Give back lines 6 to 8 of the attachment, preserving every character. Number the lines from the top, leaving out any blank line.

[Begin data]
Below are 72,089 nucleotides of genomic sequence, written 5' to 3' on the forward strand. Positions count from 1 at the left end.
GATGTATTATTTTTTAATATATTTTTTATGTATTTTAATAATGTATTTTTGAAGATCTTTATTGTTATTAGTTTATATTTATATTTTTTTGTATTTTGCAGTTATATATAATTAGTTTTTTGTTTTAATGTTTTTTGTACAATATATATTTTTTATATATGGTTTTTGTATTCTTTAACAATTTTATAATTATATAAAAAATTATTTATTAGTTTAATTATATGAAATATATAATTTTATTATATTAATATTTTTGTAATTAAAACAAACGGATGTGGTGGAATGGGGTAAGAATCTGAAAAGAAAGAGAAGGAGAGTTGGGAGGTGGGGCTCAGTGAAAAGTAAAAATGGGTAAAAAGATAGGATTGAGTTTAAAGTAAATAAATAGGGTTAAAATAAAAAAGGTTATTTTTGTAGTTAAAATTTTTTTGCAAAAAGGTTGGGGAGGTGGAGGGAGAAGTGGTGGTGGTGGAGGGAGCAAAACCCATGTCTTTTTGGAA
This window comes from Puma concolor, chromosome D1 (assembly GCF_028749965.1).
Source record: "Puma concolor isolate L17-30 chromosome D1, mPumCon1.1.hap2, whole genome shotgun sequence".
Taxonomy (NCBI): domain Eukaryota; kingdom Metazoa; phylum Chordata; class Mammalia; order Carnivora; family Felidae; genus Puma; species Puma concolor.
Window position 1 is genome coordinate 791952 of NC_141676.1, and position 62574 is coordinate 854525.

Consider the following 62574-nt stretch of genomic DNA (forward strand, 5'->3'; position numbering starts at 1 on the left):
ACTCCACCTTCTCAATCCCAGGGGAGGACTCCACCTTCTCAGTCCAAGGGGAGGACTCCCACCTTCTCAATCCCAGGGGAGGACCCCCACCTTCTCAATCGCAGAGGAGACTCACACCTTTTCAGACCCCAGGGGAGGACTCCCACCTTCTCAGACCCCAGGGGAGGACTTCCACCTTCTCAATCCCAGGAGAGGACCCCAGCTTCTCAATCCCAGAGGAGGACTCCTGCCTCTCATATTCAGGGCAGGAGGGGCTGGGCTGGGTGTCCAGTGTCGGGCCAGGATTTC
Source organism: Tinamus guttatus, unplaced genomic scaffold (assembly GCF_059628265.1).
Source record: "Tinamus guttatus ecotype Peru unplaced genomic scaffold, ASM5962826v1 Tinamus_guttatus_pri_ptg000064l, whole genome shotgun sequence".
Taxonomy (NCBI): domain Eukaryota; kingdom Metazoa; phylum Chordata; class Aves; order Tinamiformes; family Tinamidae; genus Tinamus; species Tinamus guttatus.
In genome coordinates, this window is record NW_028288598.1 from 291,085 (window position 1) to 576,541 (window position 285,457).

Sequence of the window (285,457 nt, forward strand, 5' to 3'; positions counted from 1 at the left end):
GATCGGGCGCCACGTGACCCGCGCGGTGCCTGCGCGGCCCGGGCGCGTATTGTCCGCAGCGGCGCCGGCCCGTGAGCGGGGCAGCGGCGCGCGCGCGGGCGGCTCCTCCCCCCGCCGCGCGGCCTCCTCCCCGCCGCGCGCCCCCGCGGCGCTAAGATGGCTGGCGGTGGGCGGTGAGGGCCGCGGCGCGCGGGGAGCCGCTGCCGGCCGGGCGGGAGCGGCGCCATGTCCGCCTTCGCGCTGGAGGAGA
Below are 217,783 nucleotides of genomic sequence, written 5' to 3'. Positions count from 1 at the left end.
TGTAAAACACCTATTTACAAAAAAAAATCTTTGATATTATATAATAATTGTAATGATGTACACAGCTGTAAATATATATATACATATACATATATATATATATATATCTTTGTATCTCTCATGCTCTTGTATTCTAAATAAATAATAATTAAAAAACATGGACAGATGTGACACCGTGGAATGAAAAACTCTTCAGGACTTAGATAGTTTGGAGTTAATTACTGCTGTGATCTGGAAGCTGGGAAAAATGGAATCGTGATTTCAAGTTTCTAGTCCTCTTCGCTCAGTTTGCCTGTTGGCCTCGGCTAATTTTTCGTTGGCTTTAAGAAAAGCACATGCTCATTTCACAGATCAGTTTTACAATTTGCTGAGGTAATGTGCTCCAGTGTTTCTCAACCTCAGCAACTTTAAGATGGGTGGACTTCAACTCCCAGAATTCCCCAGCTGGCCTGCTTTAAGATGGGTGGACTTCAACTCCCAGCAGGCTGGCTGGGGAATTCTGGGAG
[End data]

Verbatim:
Window position 1 is genome coordinate 791952 of NC_141676.1, and position 62574 is coordinate 854525.

Consider the following 62574-nt stretch of genomic DNA (forward strand, 5'->3'; position numbering starts at 1 on the left):
ACTCCACCTTCTCAATCCCAGGGGAGGACTCCACCTTCTCAGTCCAAGGGGAGGACTCCCACCTTCTCAATCCCAGGGGAGGACCCCCACCTTCTCAATCGCAGAGGAGACTCACACCTTTTCAGACCCCAGGGGAGGACTCCCACCTTCTCAGACCCCAGGGGAGGACTTCCACCTTCTCAATCCCAGGAGAGGACCCCAGCTTCTCAATCCCAGAGGAGGACTCCTGCCTCTCATATTCAGGGCAGGAGGGGCTGGGCTGGGTGTCCAGTGTCGGGCCAGGATTTC